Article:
Google is out to disrupt higher education, at least in four specific fields: If you’re interested in becoming a UX designer, data analyst, project manager, or IT support professional, you may not need a college degree. The tech giant has added three new jobs to its Google Career Certificates program (its IT support certification was created in 2018), at a fraction of the cost and time of an undergraduate degree.

According to Google, the online courses are designed to give students everything they need to get hired in their chosen fields over the course of a six-month period, all for $49 per month, or around $300 total. As if that weren’t affordable enough, Google will be handing out 100,000 scholarships for those who don’t have the funds for the program.

Kent Walker, Google’s senior vice president of global affairs, said in a tweet that a certificate would replace a traditional degree for Google’s own hiring managers. Google has even managed to get 50 other companies to adopt the same policy, including Intel, Hulu, Walmart, PNC, H&R Block, and Bank of America. Outside hiring managers and career experts, however, agree that higher education will still be an essential part of the hiring process, but that Google certificates can be a stepping stone to a great job.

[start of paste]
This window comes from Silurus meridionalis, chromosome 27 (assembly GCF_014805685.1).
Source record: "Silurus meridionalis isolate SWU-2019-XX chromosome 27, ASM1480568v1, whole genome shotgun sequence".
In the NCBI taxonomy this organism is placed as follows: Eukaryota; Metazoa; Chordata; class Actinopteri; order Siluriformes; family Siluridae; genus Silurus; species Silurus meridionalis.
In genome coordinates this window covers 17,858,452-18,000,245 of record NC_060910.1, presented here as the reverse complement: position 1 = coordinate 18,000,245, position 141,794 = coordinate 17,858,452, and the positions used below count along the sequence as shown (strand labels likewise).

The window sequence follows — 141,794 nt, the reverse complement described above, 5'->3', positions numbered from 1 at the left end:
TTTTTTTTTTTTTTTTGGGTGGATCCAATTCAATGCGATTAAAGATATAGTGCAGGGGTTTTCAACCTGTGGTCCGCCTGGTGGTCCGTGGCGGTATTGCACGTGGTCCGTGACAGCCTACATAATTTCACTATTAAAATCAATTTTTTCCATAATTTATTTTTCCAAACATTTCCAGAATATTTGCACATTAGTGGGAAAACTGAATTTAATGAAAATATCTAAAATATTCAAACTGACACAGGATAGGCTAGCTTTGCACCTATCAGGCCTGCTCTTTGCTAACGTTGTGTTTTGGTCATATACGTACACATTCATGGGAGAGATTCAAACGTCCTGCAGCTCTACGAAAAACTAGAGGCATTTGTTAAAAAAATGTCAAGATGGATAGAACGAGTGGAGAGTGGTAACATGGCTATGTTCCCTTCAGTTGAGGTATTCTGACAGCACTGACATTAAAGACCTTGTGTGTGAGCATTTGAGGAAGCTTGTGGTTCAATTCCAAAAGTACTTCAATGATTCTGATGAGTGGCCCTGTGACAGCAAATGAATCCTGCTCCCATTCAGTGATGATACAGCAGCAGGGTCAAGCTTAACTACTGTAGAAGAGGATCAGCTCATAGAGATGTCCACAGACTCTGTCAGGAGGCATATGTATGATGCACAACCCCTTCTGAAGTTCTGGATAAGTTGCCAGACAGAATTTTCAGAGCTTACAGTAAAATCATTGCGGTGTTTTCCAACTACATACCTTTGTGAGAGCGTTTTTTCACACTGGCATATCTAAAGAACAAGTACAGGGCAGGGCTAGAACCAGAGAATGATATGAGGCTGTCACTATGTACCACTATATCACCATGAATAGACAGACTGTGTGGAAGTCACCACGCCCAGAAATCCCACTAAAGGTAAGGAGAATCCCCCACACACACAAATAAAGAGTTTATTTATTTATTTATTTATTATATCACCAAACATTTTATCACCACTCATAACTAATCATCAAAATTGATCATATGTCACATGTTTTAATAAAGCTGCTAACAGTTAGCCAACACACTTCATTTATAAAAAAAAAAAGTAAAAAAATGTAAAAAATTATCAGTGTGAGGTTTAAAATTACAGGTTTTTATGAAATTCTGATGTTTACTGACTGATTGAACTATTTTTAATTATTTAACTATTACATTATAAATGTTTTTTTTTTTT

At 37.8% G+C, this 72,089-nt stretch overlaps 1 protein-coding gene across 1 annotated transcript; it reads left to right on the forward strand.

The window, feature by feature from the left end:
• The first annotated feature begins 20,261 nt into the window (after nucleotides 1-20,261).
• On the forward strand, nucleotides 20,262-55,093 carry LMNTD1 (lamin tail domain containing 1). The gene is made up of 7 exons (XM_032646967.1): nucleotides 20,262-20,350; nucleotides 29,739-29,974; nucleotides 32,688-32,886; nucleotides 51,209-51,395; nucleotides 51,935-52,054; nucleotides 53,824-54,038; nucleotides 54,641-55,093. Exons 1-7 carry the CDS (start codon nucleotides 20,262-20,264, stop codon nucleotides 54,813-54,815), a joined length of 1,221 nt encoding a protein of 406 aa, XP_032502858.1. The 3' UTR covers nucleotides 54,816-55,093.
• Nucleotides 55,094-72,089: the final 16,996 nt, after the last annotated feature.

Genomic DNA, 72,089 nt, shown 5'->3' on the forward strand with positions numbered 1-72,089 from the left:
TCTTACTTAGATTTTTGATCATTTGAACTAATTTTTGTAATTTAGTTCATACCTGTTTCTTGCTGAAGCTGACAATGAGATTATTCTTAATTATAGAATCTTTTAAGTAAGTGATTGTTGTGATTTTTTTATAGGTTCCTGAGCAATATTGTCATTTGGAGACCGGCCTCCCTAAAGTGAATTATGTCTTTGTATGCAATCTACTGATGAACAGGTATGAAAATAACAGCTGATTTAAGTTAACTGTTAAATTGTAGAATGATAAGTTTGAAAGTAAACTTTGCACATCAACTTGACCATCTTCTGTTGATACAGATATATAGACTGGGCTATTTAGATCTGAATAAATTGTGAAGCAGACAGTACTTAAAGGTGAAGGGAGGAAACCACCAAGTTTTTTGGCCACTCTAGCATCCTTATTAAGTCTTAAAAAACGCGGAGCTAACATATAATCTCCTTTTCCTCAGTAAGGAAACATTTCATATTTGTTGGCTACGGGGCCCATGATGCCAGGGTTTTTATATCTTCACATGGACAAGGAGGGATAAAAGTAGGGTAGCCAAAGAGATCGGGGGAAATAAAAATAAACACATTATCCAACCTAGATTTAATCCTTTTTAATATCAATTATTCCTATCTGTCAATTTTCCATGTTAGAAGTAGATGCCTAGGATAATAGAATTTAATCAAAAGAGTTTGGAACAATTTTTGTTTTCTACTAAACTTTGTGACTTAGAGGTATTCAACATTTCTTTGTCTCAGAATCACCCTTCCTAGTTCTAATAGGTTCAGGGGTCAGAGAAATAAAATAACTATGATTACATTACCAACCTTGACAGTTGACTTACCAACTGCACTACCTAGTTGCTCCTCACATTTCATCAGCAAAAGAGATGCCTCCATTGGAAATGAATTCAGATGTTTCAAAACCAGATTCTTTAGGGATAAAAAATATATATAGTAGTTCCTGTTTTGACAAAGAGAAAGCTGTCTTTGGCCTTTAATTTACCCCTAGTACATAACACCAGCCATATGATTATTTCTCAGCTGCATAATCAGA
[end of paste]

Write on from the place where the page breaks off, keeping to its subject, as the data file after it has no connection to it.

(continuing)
Getting hired with a Google certificate

Career expert and resume writer Wendi Weiner says that certificates like the ones at Google can be a lucrative substitute for those who already have their bachelor’s degree. If getting a master’s is too expensive or takes too long, a certificate could be a substitute. “These certificate programs show a commitment to additional training, increasing knowledge, and refining skills,” Weiner told Thinknum.

Weiner added that the bottom line for any hiring manager is meeting the needs of the job listing. A Google certificate “could potentially be something that hiring managers are willing to consider — keep in mind, however, that job postings will often state 10-plus years of experience or an advanced degree.”

While a Google certificate can look great on a resume, it doesn’t automatically guarantee a job offer, says Dandan Zhu, headhunter and CEO of Dandan Global, a career coaching business. “Don’t rely on your credentials to carry you,” Zhu told Thinknum. “Everybody can have those same credentials, so don’t ever think about it as a selling point. It’s not. It’s a point that you can leverage, but it’s not a selling point.”

“It’s at least a foot in the door,” Zhu added. “It isn’t equivalent to four years in college, but it means that this person has really sharp, immediately applicable skills.”

Google isn’t the first company to throw the four-year degree requirement out the window. Apple, IBM, Penguin Random House, Bank of America, and Hilton are just a handful that don’t require applicants to be college graduates. While Google’s certificates won’t put universities out of business just yet, they’re the latest disruptors in higher education.

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